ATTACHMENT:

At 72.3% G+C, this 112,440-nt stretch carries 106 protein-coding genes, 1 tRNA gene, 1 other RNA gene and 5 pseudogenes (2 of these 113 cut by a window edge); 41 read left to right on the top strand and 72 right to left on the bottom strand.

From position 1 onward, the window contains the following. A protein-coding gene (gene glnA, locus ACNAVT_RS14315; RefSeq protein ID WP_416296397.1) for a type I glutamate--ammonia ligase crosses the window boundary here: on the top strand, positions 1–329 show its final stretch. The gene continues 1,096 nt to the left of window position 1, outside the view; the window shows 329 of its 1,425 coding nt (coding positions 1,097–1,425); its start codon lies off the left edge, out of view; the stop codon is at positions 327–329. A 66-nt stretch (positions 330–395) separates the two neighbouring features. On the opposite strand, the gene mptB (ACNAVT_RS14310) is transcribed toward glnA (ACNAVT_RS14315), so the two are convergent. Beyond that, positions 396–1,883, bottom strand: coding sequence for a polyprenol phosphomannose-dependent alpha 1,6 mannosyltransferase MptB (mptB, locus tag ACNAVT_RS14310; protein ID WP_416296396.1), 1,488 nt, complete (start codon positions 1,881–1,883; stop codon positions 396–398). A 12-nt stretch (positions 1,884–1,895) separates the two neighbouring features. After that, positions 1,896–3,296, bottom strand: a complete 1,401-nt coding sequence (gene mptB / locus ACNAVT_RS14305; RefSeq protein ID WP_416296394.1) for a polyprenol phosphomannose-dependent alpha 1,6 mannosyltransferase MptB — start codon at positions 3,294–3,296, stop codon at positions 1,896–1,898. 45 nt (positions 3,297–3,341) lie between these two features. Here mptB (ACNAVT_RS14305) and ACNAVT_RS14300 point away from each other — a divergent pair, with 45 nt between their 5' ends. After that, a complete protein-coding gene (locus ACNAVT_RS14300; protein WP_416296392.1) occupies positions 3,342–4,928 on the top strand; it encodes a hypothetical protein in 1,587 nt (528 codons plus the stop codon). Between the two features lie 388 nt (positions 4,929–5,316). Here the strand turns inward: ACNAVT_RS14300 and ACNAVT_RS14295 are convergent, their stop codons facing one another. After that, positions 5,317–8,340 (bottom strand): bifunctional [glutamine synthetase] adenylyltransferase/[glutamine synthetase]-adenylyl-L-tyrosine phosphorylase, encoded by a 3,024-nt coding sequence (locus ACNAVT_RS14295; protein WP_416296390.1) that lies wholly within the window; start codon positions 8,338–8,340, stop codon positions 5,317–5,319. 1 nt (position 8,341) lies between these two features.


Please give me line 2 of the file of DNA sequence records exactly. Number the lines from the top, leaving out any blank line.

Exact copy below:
From position 1 onward, the window contains the following. A protein-coding gene (gene glnA, locus ACNAVT_RS14315; RefSeq protein ID WP_416296397.1) for a type I glutamate--ammonia ligase crosses the window boundary here: on the top strand, positions 1–329 show its final stretch. The gene continues 1,096 nt to the left of window position 1, outside the view; the window shows 329 of its 1,425 coding nt (coding positions 1,097–1,425); its start codon lies off the left edge, out of view; the stop codon is at positions 327–329. A 66-nt stretch (positions 330–395) separates the two neighbouring features. On the opposite strand, the gene mptB (ACNAVT_RS14310) is transcribed toward glnA (ACNAVT_RS14315), so the two are convergent. Beyond that, positions 396–1,883, bottom strand: coding sequence for a polyprenol phosphomannose-dependent alpha 1,6 mannosyltransferase MptB (mptB, locus tag ACNAVT_RS14310; protein ID WP_416296396.1), 1,488 nt, complete (start codon positions 1,881–1,883; stop codon positions 396–398). A 12-nt stretch (positions 1,884–1,895) separates the two neighbouring features. After that, positions 1,896–3,296, bottom strand: a complete 1,401-nt coding sequence (gene mptB / locus ACNAVT_RS14305; RefSeq protein ID WP_416296394.1) for a polyprenol phosphomannose-dependent alpha 1,6 mannosyltransferase MptB — start codon at positions 3,294–3,296, stop codon at positions 1,896–1,898. 45 nt (positions 3,297–3,341) lie between these two features. Here mptB (ACNAVT_RS14305) and ACNAVT_RS14300 point away from each other — a divergent pair, with 45 nt between their 5' ends. After that, a complete protein-coding gene (locus ACNAVT_RS14300; protein WP_416296392.1) occupies positions 3,342–4,928 on the top strand; it encodes a hypothetical protein in 1,587 nt (528 codons plus the stop codon). Between the two features lie 388 nt (positions 4,929–5,316). Here the strand turns inward: ACNAVT_RS14300 and ACNAVT_RS14295 are convergent, their stop codons facing one another. After that, positions 5,317–8,340 (bottom strand): bifunctional [glutamine synthetase] adenylyltransferase/[glutamine synthetase]-adenylyl-L-tyrosine phosphorylase, encoded by a 3,024-nt coding sequence (locus ACNAVT_RS14295; protein WP_416296390.1) that lies wholly within the window; start codon positions 8,338–8,340, stop codon positions 5,317–5,319. 1 nt (position 8,341) lies between these two features.